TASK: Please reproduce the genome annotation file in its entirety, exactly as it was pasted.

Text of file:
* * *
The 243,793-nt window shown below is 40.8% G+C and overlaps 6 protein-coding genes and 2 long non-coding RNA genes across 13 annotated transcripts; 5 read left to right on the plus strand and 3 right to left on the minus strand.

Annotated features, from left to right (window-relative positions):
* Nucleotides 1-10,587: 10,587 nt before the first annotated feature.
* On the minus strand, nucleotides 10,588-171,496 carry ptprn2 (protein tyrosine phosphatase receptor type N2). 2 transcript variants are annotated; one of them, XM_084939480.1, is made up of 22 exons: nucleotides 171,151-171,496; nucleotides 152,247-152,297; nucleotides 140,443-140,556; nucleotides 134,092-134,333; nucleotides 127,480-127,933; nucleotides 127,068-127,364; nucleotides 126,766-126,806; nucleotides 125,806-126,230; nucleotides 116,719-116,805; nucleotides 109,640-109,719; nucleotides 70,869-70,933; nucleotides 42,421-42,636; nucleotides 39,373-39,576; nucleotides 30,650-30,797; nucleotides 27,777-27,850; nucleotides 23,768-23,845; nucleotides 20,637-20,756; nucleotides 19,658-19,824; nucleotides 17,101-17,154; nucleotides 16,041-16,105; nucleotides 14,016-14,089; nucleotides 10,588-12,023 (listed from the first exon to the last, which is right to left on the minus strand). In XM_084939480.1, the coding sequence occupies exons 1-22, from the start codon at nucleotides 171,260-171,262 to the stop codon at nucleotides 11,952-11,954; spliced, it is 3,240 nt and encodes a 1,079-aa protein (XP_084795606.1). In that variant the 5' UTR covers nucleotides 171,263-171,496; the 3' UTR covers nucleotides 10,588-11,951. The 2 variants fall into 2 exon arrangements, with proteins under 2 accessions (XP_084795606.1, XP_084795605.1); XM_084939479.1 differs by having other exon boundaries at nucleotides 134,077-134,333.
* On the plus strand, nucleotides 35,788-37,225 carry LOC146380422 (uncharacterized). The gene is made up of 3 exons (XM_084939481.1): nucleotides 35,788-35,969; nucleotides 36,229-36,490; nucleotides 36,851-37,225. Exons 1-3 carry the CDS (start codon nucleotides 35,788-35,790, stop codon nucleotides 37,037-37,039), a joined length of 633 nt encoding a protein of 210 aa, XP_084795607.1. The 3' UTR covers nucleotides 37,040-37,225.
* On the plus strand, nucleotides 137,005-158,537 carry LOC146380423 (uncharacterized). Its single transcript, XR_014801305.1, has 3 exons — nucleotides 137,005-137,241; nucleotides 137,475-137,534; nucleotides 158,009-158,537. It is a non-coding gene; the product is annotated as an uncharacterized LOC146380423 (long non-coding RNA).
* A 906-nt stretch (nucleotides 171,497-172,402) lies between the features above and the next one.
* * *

The 243,793-nt window shown below is 40.8% G+C and overlaps 6 protein-coding genes and 2 long non-coding RNA genes across 13 annotated transcripts; 5 read left to right on the plus strand and 3 right to left on the minus strand.

Annotated features, from left to right (window-relative positions):
* Nucleotides 1-10,587: 10,587 nt before the first annotated feature.
* On the minus strand, nucleotides 10,588-171,496 carry ptprn2 (protein tyrosine phosphatase receptor type N2). 2 transcript variants are annotated; one of them, XM_084939480.1, is made up of 22 exons: nucleotides 171,151-171,496; nucleotides 152,247-152,297; nucleotides 140,443-140,556; nucleotides 134,092-134,333; nucleotides 127,480-127,933; nucleotides 127,068-127,364; nucleotides 126,766-126,806; nucleotides 125,806-126,230; nucleotides 116,719-116,805; nucleotides 109,640-109,719; nucleotides 70,869-70,933; nucleotides 42,421-42,636; nucleotides 39,373-39,576; nucleotides 30,650-30,797; nucleotides 27,777-27,850; nucleotides 23,768-23,845; nucleotides 20,637-20,756; nucleotides 19,658-19,824; nucleotides 17,101-17,154; nucleotides 16,041-16,105; nucleotides 14,016-14,089; nucleotides 10,588-12,023 (listed from the first exon to the last, which is right to left on the minus strand). In XM_084939480.1, the coding sequence occupies exons 1-22, from the start codon at nucleotides 171,260-171,262 to the stop codon at nucleotides 11,952-11,954; spliced, it is 3,240 nt and encodes a 1,079-aa protein (XP_084795606.1). In that variant the 5' UTR covers nucleotides 171,263-171,496; the 3' UTR covers nucleotides 10,588-11,951. The 2 variants fall into 2 exon arrangements, with proteins under 2 accessions (XP_084795606.1, XP_084795605.1); XM_084939479.1 differs by having other exon boundaries at nucleotides 134,077-134,333.
* On the plus strand, nucleotides 35,788-37,225 carry LOC146380422 (uncharacterized). The gene is made up of 3 exons (XM_084939481.1): nucleotides 35,788-35,969; nucleotides 36,229-36,490; nucleotides 36,851-37,225. Exons 1-3 carry the CDS (start codon nucleotides 35,788-35,790, stop codon nucleotides 37,037-37,039), a joined length of 633 nt encoding a protein of 210 aa, XP_084795607.1. The 3' UTR covers nucleotides 37,040-37,225.
* On the plus strand, nucleotides 137,005-158,537 carry LOC146380423 (uncharacterized). Its single transcript, XR_014801305.1, has 3 exons — nucleotides 137,005-137,241; nucleotides 137,475-137,534; nucleotides 158,009-158,537. It is a non-coding gene; the product is annotated as an uncharacterized LOC146380423 (long non-coding RNA).
* A 906-nt stretch (nucleotides 171,497-172,402) lies between the features above and the next one.